Cats May Not Increase Risk of Developing Mental Health Issues

Boy playing hide and seek with kittenContrary to previous research, a new study published in the journal Psychological Medicine suggests cat ownership does not increase the risk of developing psychosis or any other mental health conditions.

Cats can be a primary host for Toxoplasma gondii, a parasite that is spread through contact with cat feces and that many previous studies have linked to mental health conditions. One study found about half of childhood cat owners had a mental health diagnosis in adulthood. Another study that looked at 50 previous studies found a link between the parasite and the later development of schizophrenia. Research published in 2013 found the parasite could change people’s brains in sex-specific ways.

Cat Ownership: Safe for Mental Health After All?

The study followed nearly 5,000 children born in the early 1990s, and researchers followed up with them until they turned 18. Researchers asked questions about cat ownership in childhood, or while the mother was pregnant, and sought details on any mental health conditions.

They found people whose mothers owned cats during pregnancy, or who had cats in childhood, were no more likely than their peers without cats to experience mental health issues such as psychosis.

The study’s large group of participants and its long-term follow-up may mean it is more reliable than previous research. Other studies have been smaller, or have followed participants only for a short period. The study’s authors also say previous studies have failed to control for extenuating factors outside of cat ownership that could lead to mental health issues.

The study did not look directly at infection with Toxoplasma gondii, and research still suggests fetuses exposed to the parasite may be at risk for birth defects. As a result, the study’s authors still suggest pregnant women should avoid any contact with cat litter in case it does contain the parasite.

Mental Health Benefits of Cat Ownership

The study is likely good news for cat owners concerned about their mental health. Other research also supports the mental health benefits of pet ownership, including owning cats. One recent study found children may have better relationships with their pets than with their siblings, suggesting many children may lean on their pets for emotional support. Other research found people diagnosed with mental health conditions see their pets as central to their support network.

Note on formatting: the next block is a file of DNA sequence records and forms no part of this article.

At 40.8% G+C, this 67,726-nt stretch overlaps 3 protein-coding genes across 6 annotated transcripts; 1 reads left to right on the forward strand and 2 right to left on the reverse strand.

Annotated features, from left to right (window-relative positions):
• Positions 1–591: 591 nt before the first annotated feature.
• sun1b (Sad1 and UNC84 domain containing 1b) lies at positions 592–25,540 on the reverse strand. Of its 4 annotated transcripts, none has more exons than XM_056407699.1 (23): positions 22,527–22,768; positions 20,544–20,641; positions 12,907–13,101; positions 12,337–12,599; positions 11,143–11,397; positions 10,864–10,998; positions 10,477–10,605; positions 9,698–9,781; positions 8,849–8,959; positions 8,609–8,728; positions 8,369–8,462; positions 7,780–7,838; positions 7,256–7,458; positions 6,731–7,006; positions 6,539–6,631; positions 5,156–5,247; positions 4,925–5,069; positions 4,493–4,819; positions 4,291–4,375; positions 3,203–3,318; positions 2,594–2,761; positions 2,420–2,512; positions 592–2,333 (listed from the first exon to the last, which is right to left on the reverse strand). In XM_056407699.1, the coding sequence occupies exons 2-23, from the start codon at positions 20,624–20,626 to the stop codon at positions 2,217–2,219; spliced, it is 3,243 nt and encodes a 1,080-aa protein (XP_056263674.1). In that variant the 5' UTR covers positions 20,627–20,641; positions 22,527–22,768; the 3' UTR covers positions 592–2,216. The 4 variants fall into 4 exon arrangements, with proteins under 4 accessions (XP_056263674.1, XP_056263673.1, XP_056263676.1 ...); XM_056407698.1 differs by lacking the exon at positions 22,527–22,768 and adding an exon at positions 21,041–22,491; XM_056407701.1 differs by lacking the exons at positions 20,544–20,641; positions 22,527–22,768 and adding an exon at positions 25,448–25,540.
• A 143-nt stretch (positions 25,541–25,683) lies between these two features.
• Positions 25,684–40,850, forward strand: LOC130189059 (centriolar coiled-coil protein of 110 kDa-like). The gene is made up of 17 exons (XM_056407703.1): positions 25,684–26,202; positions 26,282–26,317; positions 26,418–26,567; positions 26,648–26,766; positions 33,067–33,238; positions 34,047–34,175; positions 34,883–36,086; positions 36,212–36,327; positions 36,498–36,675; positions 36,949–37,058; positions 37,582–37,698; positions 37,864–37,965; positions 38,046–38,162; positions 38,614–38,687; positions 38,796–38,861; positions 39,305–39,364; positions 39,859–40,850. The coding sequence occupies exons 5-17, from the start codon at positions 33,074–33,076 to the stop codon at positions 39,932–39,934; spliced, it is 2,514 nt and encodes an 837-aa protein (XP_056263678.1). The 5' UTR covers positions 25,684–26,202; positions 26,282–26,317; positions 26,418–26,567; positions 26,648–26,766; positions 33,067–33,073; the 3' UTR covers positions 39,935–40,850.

1. Cat ownership not linked to mental health problems. (2017, February 21). Retrieved from
  2. Dallas, M. E. (2017, February 21). No, your cat isn’t a threat to your mental health. Retrieved from

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  • Mel


    March 10th, 2017 at 1:28 PM

    Call me the crazy cat lady all you want, and I have five sweet little kitties, but I love the and there is a time every day when I know that they love me too. They are like family to me, and I don’t know how I would have gotten through some of my toughest times if I had not had them for companionship. I think that when you are single it helps to have a pet to ease some of that pain of loneliness that you can sometimes feel. I am happy with my kitties and encourage anyone who is feeling a little lost to take some time to befriend a new pet. I happen to think that they can cause great improvement in one’s overall health!

  • travis


    March 13th, 2017 at 9:24 AM

    what is it about the feline that has always seemed to give them a bad rap?

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